Editorial: AT&T Disappointed Me While in Vegas


I’ve been an AT&T customer since I got my first smartphone back in 2005. Over the years I’ve had nothing but a fantastic experience with them living in a suburb of Philadelphia. I’ve experience perhaps two dropped calls in about five years, and data speeds for the most part have been high and very reliable. When I hear people say that AT&T has poor reliability, I don’t really understand what they mean because even when I travel to New York or San Francisco, areas notorious for having poor AT&T service, my phone works just fine.

Then, I got to Las Vegas for CES 2011. I landed and immediately found that my data connection wasn’t working despite having full bars. And it wasn’t just my phone, but also my tablet (also on AT&T) that didn’t work.

Not only did data not work, but most of the time I couldn’t make a voice call. If I got lucky and the call went through, it’d end about three minutes later. I’ve resorted to using Skype Out on my laptop (using Verizon’s 4G LTE laptop stick) to communicate with the outside world.

To top things off, SMS worked less than half the time. I felt a bit out of touch, to say the least, and my productivity definitely took a hit as I was unable to check email and IM with Pocketnow editors while waiting in massively long lines (characteristic of CES) and during other idle moments.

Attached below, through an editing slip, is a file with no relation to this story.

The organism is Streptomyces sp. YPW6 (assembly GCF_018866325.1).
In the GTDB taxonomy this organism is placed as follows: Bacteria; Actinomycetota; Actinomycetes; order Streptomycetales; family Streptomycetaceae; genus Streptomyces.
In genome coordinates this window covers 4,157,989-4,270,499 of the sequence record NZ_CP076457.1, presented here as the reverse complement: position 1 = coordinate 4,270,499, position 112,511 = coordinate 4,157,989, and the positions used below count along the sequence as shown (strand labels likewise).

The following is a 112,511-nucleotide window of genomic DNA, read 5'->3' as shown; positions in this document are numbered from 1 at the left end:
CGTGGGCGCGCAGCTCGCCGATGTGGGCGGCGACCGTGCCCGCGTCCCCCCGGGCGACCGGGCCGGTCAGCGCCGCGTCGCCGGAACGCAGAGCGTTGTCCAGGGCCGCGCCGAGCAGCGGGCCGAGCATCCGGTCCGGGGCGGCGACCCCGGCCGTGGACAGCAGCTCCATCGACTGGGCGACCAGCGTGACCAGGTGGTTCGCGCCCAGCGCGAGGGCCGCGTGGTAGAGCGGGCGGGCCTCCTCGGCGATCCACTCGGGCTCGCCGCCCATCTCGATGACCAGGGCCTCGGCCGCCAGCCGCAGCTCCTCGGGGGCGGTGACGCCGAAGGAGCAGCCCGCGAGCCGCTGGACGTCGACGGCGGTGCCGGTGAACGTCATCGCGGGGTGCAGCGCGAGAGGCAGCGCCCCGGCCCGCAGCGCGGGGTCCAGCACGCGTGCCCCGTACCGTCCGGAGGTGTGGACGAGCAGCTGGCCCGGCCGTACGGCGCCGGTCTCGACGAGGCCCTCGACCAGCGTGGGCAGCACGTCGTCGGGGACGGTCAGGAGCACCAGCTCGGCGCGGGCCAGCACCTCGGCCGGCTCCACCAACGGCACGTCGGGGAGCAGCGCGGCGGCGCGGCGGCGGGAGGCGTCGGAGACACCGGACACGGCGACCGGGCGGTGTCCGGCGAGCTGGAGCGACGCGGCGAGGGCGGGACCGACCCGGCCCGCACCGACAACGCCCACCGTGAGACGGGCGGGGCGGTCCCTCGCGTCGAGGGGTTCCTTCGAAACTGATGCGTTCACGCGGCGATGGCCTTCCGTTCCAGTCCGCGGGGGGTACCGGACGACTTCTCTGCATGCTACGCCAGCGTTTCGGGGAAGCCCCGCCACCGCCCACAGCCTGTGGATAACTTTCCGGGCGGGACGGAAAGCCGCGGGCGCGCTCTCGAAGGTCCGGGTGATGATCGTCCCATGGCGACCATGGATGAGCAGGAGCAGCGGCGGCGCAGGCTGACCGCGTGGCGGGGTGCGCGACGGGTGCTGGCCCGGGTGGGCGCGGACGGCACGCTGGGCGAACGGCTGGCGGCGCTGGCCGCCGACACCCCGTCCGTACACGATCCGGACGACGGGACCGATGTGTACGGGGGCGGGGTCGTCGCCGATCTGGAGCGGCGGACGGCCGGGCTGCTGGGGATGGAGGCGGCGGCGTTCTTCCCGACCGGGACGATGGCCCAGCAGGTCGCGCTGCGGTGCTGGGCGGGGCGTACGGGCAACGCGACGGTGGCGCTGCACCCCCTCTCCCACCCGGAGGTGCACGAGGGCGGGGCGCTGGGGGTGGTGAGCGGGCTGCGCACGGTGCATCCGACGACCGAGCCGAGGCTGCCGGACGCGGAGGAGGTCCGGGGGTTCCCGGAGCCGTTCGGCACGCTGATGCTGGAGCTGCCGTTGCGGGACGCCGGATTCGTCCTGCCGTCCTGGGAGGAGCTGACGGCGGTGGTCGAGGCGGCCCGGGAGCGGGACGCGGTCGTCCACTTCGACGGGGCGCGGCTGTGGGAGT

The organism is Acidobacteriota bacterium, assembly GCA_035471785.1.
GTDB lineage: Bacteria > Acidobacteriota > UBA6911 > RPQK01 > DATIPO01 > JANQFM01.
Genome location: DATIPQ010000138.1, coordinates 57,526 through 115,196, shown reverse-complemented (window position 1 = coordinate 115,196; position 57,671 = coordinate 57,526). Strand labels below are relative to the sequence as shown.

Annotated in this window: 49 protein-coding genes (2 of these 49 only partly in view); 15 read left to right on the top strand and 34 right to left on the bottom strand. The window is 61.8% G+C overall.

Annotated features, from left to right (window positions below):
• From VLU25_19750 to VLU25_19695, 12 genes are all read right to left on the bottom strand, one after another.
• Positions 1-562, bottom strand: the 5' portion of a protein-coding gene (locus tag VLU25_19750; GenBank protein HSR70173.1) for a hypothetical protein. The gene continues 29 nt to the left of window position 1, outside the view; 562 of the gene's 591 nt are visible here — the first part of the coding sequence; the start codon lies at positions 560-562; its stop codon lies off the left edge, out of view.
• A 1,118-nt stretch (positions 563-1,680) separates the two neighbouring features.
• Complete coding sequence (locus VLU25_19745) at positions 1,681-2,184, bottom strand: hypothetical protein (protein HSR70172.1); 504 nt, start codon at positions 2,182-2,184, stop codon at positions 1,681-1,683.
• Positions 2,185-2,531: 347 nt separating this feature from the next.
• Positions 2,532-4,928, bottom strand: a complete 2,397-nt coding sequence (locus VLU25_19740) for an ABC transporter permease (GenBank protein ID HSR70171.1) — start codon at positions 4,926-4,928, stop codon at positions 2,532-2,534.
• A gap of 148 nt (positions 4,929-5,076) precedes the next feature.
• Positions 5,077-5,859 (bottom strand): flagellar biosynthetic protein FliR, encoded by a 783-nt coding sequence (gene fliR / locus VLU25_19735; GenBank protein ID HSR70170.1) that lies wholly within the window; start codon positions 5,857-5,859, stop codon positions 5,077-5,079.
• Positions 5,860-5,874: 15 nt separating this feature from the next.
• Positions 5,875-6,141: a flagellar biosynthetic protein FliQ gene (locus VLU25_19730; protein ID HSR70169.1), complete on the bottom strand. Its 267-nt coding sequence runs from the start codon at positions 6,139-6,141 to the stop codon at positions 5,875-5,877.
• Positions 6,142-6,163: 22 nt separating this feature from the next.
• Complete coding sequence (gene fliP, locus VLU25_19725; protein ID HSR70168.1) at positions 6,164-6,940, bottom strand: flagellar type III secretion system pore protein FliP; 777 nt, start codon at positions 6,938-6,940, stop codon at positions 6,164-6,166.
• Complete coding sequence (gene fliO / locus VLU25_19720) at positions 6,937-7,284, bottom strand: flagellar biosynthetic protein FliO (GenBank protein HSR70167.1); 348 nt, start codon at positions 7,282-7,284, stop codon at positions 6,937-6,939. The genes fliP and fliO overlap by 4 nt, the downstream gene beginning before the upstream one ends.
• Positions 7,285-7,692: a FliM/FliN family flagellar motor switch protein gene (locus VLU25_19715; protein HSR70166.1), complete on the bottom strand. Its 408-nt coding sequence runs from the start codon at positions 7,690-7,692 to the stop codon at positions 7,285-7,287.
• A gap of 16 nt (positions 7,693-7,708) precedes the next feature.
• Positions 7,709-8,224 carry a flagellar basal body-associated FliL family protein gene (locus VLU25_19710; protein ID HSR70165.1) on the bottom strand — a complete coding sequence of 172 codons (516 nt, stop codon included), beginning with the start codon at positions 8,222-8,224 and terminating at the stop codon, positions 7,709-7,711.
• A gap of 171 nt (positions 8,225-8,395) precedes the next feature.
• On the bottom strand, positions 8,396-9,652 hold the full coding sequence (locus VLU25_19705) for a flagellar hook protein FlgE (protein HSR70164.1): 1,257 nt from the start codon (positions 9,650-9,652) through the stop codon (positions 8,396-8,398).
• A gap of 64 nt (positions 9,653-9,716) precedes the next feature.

I know, I know, CES increases the population of this small city by a huge number, and it’s expected that the cell phone networks become overwhelmed. But Verizon, Sprint, and T-Mobile customers that I talked to all were able to use their devices just fine.

This can’t ever happen again. Both for professional and personal reasons, I must have a working cell phone at all times, and I’m sure that’s true for you too. Several times in my frustration I thought that upon returning home, I might permanently switch to another carrier. After cooling off, and remembering that my coverage at home is fantastic on AT&T, I’ve contended that it’s probably not wise to change carriers just because of this one incident. But with Verizon 4G blanketing most major cities in this country and some hot Android devices coming around to work on the higher speed network, a switch to Verizon sure is enticing. That said, there are still a lot of unanswered questions from Verizon about pricing for 4G, and which phones will be able to do simultaneous voice and data.

In the end, I still maintain that AT&T is a good carrier, but in my book, the CES 2011 network failure has left me a bit angry. How could this possibly happen? Surely AT&T could have planned for this (I mean come on, CES dates are established far in advance) by bolstering their network or even by creating “fake” cell phone towers at or near the convention hall.

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About The Author
Brandon Miniman
Brandon is a graduate from the Villanova School of Business, located near Philadelphia, PA. He's been a technology writer since 2002, and, in 2005, became Editor-in-Chief of Pocketnow, a then Windows Mobile-focused website. He has since helped to transition Pocketnow into a top-tier smartphone and tablet publication. He's so obsessed with technology that he once entered a candle store and asked if they had a "new electronics" scent. They didn't.